• Start a positive bedtime routine (such as a warm bath and reading a book).
  • Place your baby in their cot, when they are tired, but still awake and say good night.

Camping out steps 

Try each of these following steps in order. Be patient, your baby may need some time to adjust to settling in this way.  Each step may take 2 to 3 nights – it’s important that you and your baby feel comfortable before progressing to the next step.

  1. Lie or sit next to your baby and gently pat or stroke them until they go to sleep, then leave the room.
  2. Place a chair beside the cot and sit without touching. Allow your baby to go to sleep before you leave the room.
  3. Sit at gradually increasing distances from the bed. Allow your baby to go to sleep before you leave the room.
  4. Eventually, place the chair outside the bedroom door.

If your baby wakes, repeat the step you used at bedtime, to help them learn to self-settle. 

Controlled comforting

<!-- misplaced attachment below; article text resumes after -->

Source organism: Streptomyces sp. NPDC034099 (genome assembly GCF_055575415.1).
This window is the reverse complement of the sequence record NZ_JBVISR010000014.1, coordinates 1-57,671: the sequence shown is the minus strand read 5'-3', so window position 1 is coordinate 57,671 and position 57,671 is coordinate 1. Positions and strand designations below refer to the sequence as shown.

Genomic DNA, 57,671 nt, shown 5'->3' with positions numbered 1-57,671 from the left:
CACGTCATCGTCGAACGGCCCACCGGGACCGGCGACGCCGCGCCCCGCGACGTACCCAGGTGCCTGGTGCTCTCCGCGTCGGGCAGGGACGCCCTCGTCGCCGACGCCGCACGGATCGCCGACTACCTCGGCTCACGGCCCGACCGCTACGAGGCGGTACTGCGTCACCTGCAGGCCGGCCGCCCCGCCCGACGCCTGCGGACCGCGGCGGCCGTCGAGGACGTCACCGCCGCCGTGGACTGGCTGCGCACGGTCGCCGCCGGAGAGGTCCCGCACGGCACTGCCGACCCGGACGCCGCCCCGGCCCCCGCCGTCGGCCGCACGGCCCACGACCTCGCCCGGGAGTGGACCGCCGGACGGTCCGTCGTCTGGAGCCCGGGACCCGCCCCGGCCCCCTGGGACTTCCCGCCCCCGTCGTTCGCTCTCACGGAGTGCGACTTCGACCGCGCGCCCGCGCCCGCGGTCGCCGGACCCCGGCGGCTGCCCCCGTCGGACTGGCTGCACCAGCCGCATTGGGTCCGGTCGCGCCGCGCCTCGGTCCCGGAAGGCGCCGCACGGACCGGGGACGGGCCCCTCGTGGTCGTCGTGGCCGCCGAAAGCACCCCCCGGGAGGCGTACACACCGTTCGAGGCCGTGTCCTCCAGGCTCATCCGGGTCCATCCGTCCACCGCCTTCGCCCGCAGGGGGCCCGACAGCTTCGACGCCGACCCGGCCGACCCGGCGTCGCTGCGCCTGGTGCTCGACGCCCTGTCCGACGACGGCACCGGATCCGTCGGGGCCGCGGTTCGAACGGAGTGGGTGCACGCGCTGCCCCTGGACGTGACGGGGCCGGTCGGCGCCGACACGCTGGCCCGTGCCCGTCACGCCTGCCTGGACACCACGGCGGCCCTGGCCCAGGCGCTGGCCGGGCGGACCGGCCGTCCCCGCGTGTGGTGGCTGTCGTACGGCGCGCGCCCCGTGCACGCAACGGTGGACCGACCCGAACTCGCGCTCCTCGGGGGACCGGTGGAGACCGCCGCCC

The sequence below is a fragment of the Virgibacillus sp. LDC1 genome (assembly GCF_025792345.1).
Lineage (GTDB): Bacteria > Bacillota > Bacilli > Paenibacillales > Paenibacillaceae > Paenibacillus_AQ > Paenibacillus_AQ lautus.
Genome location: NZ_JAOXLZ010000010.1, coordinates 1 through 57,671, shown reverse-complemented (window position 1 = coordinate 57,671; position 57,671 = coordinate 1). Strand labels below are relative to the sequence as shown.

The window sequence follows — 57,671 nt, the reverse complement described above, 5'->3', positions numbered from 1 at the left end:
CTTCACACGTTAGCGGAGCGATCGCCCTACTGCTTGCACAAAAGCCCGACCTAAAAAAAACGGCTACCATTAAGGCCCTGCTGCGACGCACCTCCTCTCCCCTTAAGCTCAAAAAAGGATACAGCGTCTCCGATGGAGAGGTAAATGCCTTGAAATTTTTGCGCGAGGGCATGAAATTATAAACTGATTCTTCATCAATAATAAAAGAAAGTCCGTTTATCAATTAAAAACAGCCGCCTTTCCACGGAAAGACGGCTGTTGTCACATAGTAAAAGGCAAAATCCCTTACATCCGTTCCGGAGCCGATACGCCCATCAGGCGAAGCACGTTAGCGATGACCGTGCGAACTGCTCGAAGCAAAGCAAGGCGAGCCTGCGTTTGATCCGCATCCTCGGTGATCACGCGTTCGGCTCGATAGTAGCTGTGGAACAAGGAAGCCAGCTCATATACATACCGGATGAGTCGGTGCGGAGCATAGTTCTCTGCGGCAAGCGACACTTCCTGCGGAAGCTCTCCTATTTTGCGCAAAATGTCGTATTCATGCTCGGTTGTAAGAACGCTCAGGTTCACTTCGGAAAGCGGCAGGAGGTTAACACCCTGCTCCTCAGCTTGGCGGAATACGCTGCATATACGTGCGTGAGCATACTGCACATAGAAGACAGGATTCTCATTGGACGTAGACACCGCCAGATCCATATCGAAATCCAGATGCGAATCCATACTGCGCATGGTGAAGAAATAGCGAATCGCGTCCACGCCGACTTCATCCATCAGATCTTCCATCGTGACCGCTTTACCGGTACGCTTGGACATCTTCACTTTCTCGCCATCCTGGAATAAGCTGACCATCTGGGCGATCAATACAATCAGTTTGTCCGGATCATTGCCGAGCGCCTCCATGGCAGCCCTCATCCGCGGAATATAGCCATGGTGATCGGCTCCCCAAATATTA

The controlled comforting method (also known as controlled crying and checking method) has been widely used for many years. To be effective it needs to be done correctly. 

If you have tried these strategies and there is no improvement after two to three weeks, talk to your maternal and child health nurse, call the Maternal and Child Health Line on Tel:13 22 29 or see your doctor.

Typical sleep behaviour information in community languages

This fact sheet is available for download in the following community languages:

A full list of all our sleep behaviour act sheets available in community languages can be found here.

Maternal and child health nurse visits are important

Victorian parents have free access to the Maternal and Child Health Service, which is a great support after your baby is born. 

Specially trained maternal and child health will work with your family to help you care for your child until they are ready to start school.

As part of this service, you will visit a maternal and child health nurse in your local area at 10 key ages and stages in your child’s development. These visits are important because they you an opportunity to identify and address any issues and concerns early in your child’s development. 

Visits take place:

Families can access the service at other times by telephone or through a centre visit. 

Where to get help

References

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Last updated: January 2020